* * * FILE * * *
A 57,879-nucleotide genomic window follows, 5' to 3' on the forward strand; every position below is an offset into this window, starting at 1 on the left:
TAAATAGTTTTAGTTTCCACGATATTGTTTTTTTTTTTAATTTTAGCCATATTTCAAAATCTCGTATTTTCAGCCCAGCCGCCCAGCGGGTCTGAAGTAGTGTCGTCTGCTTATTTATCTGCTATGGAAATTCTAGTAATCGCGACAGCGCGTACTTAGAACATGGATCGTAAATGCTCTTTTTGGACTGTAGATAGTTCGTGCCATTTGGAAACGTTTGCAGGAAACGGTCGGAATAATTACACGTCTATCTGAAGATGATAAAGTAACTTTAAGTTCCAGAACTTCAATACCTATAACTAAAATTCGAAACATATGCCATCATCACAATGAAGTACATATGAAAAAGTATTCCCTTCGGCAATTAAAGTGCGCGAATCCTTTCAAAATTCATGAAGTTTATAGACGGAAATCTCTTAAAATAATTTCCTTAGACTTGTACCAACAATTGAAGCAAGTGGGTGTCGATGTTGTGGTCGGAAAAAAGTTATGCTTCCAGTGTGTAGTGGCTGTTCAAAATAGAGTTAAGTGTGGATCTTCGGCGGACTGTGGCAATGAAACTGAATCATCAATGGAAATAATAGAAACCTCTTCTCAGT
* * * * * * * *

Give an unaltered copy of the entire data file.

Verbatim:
A 57,879-nucleotide genomic window follows, 5' to 3' on the forward strand; every position below is an offset into this window, starting at 1 on the left:
TAAATAGTTTTAGTTTCCACGATATTGTTTTTTTTTTTAATTTTAGCCATATTTCAAAATCTCGTATTTTCAGCCCAGCCGCCCAGCGGGTCTGAAGTAGTGTCGTCTGCTTATTTATCTGCTATGGAAATTCTAGTAATCGCGACAGCGCGTACTTAGAACATGGATCGTAAATGCTCTTTTTGGACTGTAGATAGTTCGTGCCATTTGGAAACGTTTGCAGGAAACGGTCGGAATAATTACACGTCTATCTGAAGATGATAAAGTAACTTTAAGTTCCAGAACTTCAATACCTATAACTAAAATTCGAAACATATGCCATCATCACAATGAAGTACATATGAAAAAGTATTCCCTTCGGCAATTAAAGTGCGCGAATCCTTTCAAAATTCATGAAGTTTATAGACGGAAATCTCTTAAAATAATTTCCTTAGACTTGTACCAACAATTGAAGCAAGTGGGTGTCGATGTTGTGGTCGGAAAAAAGTTATGCTTCCAGTGTGTAGTGGCTGTTCAAAATAGAGTTAAGTGTGGATCTTCGGCGGACTGTGGCAATGAAACTGAATCATCAATGGAAATAATAGAAACCTCTTCTCAGT